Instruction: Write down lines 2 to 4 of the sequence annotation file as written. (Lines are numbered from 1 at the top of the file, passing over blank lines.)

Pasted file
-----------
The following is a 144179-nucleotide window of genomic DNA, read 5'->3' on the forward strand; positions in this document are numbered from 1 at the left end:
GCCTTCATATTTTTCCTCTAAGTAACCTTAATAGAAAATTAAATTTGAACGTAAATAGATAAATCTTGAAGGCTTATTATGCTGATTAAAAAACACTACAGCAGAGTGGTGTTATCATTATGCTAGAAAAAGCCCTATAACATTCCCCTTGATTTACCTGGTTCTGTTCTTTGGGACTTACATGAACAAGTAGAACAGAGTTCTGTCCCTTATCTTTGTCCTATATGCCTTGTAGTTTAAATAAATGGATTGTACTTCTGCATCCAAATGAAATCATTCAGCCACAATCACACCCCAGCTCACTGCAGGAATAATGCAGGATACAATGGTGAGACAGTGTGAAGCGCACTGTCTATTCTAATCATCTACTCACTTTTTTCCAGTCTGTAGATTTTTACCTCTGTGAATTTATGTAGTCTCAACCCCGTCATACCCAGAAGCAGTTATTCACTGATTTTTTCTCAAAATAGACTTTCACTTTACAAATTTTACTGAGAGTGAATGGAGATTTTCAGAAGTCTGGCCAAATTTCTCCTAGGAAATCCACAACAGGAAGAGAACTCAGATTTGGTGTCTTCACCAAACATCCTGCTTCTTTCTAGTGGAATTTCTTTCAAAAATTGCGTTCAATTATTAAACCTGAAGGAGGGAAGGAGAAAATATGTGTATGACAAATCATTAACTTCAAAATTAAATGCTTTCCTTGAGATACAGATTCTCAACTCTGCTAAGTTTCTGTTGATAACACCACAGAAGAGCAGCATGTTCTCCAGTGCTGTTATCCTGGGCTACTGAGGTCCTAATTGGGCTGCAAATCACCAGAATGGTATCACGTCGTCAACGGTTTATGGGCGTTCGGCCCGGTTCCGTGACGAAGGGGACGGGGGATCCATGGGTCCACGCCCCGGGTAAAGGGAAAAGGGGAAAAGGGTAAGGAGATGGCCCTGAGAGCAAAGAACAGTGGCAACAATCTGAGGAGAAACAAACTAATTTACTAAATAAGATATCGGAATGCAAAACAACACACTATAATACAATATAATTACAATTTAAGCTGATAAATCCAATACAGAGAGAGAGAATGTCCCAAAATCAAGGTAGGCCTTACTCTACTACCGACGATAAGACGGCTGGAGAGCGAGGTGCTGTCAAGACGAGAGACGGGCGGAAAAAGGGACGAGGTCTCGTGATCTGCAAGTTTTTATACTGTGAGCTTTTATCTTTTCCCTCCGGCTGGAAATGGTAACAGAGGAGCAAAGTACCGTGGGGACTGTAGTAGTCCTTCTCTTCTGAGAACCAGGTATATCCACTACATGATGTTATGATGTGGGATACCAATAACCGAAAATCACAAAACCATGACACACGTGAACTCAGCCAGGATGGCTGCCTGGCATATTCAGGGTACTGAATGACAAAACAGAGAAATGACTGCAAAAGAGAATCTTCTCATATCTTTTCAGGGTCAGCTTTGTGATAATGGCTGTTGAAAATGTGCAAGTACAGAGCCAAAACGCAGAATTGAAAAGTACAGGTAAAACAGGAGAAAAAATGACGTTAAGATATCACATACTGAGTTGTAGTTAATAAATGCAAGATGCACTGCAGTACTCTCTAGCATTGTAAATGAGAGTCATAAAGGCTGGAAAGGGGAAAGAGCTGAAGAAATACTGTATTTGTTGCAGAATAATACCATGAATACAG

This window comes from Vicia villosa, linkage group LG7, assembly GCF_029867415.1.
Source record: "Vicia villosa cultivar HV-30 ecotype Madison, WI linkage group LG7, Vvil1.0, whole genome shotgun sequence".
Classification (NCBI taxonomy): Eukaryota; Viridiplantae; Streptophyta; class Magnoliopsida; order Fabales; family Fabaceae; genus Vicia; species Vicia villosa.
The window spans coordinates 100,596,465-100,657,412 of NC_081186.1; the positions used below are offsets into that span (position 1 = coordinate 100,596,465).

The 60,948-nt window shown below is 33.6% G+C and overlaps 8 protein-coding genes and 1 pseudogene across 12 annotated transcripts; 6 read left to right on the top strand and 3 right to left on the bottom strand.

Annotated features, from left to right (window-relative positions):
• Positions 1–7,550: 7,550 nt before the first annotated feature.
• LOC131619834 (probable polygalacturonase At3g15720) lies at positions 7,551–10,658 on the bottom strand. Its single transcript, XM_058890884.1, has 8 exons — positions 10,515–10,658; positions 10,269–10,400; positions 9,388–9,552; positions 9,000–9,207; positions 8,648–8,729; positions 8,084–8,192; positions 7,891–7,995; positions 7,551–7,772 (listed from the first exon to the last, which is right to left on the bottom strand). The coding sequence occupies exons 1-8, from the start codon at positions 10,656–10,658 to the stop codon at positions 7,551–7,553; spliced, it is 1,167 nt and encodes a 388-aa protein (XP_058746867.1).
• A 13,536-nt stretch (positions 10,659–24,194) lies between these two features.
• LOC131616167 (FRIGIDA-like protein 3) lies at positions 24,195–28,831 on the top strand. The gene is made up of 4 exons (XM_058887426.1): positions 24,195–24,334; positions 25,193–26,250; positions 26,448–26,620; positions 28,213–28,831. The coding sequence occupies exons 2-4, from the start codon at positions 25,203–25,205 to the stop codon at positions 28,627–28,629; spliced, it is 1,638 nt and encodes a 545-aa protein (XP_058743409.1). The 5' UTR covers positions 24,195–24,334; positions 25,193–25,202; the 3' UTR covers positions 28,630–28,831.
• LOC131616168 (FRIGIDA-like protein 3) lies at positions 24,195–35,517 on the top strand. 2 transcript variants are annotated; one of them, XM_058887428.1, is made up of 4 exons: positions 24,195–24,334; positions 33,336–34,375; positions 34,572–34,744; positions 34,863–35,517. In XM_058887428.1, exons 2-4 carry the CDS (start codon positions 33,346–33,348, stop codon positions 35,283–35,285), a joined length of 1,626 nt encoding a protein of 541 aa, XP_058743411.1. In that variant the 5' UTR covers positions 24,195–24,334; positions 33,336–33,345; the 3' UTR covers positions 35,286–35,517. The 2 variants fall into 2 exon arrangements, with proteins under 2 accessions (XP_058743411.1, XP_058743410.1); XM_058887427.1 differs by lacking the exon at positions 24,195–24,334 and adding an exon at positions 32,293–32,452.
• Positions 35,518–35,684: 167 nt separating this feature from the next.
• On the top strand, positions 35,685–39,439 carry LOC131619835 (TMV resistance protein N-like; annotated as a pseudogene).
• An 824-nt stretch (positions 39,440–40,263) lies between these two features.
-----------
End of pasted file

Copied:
GCCTTCATATTTTTCCTCTAAGTAACCTTAATAGAAAATTAAATTTGAACGTAAATAGATAAATCTTGAAGGCTTATTATGCTGATTAAAAAACACTACAGCAGAGTGGTGTTATCATTATGCTAGAAAAAGCCCTATAACATTCCCCTTGATTTACCTGGTTCTGTTCTTTGGGACTTACATGAACAAGTAGAACAGAGTTCTGTCCCTTATCTTTGTCCTATATGCCTTGTAGTTTAAATAAATGGATTGTACTTCTGCATCCAAATGAAATCATTCAGCCACAATCACACCCCAGCTCACTGCAGGAATAATGCAGGATACAATGGTGAGACAGTGTGAAGCGCACTGTCTATTCTAATCATCTACTCACTTTTTTCCAGTCTGTAGATTTTTACCTCTGTGAATTTATGTAGTCTCAACCCCGTCATACCCAGAAGCAGTTATTCACTGATTTTTTCTCAAAATAGACTTTCACTTTACAAATTTTACTGAGAGTGAATGGAGATTTTCAGAAGTCTGGCCAAATTTCTCCTAGGAAATCCACAACAGGAAGAGAACTCAGATTTGGTGTCTTCACCAAACATCCTGCTTCTTTCTAGTGGAATTTCTTTCAAAAATTGCGTTCAATTATTAAACCTGAAGGAGGGAAGGAGAAAATATGTGTATGACAAATCATTAACTTCAAAATTAAATGCTTTCCTTGAGATACAGATTCTCAACTCTGCTAAGTTTCTGTTGATAACACCACAGAAGAGCAGCATGTTCTCCAGTGCTGTTATCCTGGGCTACTGAGGTCCTAATTGGGCTGCAAATCACCAGAATGGTATCACGTCGTCAACGGTTTATGGGCGTTCGGCCCGGTTCCGTGACGAAGGGGACGGGGGATCCATGGGTCCACGCCCCGGGTAAAGGGAAAAGGGGAAAAGGGTAAGGAGATGGCCCTGAGAGCAAAGAACAGTGGCAACAATCTGAGGAGAAACAAACTAATTTACTAAATAAGATATCGGAATGCAAAACAACACACTATAATACAATATAATTACAATTTAAGCTGATAAATCCAATACAGAGAGAGAGAATGTCCCAAAATCAAGGTAGGCCTTACTCTACTACCGACGATAAGACGGCTGGAGAGCGAGGTGCTGTCAAGACGAGAGACGGGCGGAAAAAGGGACGAGGTCTCGTGATCTGCAAGTTTTTATACTGTGAGCTTTTATCTTTTCCCTCCGGCTGGAAATGGTAACAGAGGAGCAAAGTACCGTGGGGACTGTAGTAGTCCTTCTCTTCTGAGAACCAGGTATATCCACTACATGATGTTATGATGTGGGATACCAATAACCGAAAATCACAAAACCATGACACACGTGAACTCAGCCAGGATGGCTGCCTGGCATATTCAGGGTACTGAATGACAAAACAGAGAAATGACTGCAAAAGAGAATCTTCTCATATCTTTTCAGGGTCAGCTTTGTGATAATGGCTGTTGAAAATGTGCAAGTACAGAGCCAAAACGCAGAATTGAAAAGTACAGGTAAAACAGGAGAAAAAATGACGTTAAGATATCACATACTGAGTTGTAGTTAATAAATGCAAGATGCACTGCAGTACTCTCTAGCATTGTAAATGAGAGTCATAAAGGCTGGAAAGGGGAAAGAGCTGAAGAAATACTGTATTTGTTGCAGAATAATACCATGAATACAG

This window comes from Vicia villosa, linkage group LG7, assembly GCF_029867415.1.
Source record: "Vicia villosa cultivar HV-30 ecotype Madison, WI linkage group LG7, Vvil1.0, whole genome shotgun sequence".